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The University of Wisconsin Oshkosh—in partnership with the Appleton Area School District (AASD), Menasha Joint School District and Oshkosh Area School District (OASD)—has received a grant worth $112,422 to further develop English as a Second Language (ESL) and bilingual teachers through Project AMOR, a 16-month training program.

The collaboration of school districts will use the Wisconsin Fast Forward (WFF) Teacher Training and Development Grant awarded by the Wisconsin Department of Workforce Development (DWD) to cover all tuition expenses for up to 20 teachers to attend training classes in the areas of bilingual education and ESL.

Project AMOR will recruit licensed teachers throughout the districts. All participants who successfully complete the program will receive an endorsement in both bilingual education and ESL from the UW Oshkosh, which is an education preparation program approved by the Wisconsin Department of Public Instruction (DPI).

Elizabeth Alderton

Associate Dean Elizabeth Alderton from UW Oshkosh’s College of Education and Human Services (COEHS) said the DWD grant will help the districts further children’s education.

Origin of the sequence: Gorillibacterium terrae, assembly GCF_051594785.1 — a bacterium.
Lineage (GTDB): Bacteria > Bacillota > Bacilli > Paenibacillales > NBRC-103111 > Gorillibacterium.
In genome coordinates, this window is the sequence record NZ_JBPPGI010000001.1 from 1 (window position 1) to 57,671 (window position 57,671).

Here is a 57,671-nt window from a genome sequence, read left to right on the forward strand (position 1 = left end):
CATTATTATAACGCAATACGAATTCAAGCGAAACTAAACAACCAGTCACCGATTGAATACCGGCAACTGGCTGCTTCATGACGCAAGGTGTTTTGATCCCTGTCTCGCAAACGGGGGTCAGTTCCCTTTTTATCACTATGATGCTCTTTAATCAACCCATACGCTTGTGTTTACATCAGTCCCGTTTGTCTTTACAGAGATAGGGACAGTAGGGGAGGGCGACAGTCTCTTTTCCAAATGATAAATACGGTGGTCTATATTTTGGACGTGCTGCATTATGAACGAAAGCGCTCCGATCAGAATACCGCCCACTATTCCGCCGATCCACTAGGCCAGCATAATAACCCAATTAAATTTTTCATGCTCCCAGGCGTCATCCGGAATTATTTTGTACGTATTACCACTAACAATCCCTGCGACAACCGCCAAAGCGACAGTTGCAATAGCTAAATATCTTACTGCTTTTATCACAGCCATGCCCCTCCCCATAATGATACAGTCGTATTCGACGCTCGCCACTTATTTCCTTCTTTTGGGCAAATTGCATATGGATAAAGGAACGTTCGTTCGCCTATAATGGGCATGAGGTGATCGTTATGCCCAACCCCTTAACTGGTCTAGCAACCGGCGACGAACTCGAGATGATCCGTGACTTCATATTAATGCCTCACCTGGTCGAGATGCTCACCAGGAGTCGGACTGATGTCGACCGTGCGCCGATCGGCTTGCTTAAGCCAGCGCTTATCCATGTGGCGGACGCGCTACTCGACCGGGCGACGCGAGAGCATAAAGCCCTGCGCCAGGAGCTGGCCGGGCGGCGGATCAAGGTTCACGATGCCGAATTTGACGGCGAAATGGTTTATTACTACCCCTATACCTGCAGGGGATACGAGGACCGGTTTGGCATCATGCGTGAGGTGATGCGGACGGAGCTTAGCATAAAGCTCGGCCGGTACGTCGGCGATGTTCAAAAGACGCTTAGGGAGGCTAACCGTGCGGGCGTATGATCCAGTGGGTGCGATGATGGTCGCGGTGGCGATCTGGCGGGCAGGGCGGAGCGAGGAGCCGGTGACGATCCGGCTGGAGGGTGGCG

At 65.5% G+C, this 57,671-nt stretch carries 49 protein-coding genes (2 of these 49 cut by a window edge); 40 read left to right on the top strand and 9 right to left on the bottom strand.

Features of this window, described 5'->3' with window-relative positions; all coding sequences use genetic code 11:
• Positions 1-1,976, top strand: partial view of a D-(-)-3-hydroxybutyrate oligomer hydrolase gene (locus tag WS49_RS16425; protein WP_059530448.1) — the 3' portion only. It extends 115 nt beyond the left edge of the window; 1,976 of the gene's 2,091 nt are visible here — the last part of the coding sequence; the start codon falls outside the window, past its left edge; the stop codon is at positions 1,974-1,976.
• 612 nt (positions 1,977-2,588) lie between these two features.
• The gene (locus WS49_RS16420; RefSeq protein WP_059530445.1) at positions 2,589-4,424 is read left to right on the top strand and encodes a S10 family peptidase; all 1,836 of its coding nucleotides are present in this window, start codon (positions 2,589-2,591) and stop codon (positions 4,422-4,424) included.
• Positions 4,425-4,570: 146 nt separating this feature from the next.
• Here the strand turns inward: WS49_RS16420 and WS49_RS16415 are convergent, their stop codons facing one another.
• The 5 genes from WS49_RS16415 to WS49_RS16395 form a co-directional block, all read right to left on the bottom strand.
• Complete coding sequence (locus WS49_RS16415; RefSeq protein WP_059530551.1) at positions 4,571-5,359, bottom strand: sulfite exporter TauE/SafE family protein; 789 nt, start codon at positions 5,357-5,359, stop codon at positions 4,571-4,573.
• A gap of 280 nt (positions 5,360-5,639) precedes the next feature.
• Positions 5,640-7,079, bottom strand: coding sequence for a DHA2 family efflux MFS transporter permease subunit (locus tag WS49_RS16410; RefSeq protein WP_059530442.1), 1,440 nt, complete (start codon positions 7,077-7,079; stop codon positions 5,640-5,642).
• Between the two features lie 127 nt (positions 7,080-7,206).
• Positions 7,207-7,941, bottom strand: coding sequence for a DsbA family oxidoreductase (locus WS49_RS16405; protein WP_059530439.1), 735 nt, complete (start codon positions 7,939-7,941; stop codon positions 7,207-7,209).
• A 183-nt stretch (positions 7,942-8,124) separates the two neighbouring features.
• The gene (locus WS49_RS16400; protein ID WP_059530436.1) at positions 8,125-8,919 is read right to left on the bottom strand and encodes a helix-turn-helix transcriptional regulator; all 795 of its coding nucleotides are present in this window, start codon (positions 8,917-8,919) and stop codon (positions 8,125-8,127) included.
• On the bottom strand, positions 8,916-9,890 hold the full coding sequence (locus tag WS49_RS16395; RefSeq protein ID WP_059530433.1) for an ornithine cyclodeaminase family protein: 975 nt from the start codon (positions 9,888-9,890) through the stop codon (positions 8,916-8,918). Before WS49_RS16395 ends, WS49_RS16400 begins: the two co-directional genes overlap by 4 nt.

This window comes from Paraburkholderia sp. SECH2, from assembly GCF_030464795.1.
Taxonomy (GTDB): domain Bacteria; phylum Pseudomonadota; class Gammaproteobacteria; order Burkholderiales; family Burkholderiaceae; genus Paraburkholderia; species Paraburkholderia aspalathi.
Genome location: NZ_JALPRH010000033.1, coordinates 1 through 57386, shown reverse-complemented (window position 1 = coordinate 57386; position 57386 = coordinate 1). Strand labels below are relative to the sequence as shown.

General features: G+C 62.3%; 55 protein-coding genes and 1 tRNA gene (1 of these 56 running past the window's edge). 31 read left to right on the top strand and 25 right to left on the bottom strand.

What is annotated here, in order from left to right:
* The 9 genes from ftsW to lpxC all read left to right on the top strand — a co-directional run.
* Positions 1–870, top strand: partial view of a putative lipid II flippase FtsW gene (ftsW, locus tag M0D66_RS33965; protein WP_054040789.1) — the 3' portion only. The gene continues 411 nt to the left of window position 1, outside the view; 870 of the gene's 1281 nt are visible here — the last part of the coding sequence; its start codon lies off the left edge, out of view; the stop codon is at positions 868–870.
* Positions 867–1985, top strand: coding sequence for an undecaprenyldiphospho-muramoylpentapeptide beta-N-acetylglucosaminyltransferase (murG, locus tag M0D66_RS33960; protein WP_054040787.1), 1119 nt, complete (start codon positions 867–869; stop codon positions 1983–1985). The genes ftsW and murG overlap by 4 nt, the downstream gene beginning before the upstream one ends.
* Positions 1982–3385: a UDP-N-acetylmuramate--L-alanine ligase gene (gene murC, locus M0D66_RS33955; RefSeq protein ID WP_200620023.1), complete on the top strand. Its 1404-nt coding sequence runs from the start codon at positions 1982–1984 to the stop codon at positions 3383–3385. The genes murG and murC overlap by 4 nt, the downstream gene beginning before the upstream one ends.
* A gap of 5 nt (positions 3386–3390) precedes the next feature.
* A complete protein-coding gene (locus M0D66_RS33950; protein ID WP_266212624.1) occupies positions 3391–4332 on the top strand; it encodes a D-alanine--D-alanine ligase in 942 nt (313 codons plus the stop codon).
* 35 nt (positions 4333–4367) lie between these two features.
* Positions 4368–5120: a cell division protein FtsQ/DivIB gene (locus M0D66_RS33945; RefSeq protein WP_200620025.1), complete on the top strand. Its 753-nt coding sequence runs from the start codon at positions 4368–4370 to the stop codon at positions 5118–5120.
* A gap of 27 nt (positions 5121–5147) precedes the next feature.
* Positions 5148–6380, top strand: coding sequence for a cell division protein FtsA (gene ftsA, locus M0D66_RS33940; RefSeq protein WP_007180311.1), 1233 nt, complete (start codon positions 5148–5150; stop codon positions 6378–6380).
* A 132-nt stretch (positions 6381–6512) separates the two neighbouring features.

“We are honored to be collaborating with our PK-12 educational partners in Appleton, Menasha and Oshkosh and look forward to supporting the educators and, ultimately, the students in our community with quality professional learning opportunities,” Alderton said.

By the numbers

  • Appleton School District serves approximately 1,540 students in the English Learning (EL) program. More than 58 languages are spoken in the AASD schools, the majority being Hmong and Spanish.
  • Menasha Joint School District EL program services 503 students who speak approximately 25 languages. The majority speak Spanish and Hmong.
  • Oshkosh Area School District EL program provides services to 598 students who speak approximately 59 different languages.

Student success

DWD secretary Ray Allen said an important factor that contributes to a student’s educational success is the quality of the teaching received. “By empowering our teachers with best practices and fresh strategies on teaching methods, we enhance student learning, all of which will support an accelerated future workforce in Wisconsin.”

Vicki Cartwright, Oshkosh’s superintendent, said that each collaborating district is committed to meeting the needs of all students.

“This grant will allow us to further enhance the services we provide to our English-learner students,” Cartwright said. “By partnering with area school districts and our local university, we are beginning to explore new ways to train our own teachers and attract more interest to this area.”

In total, DWD presented more than $3.5 million to 32 school districts to license more than 370 teachers in various academic areas, including special education, career and technical education, general education, and STEM (Science, Technology, Engineering and Math).

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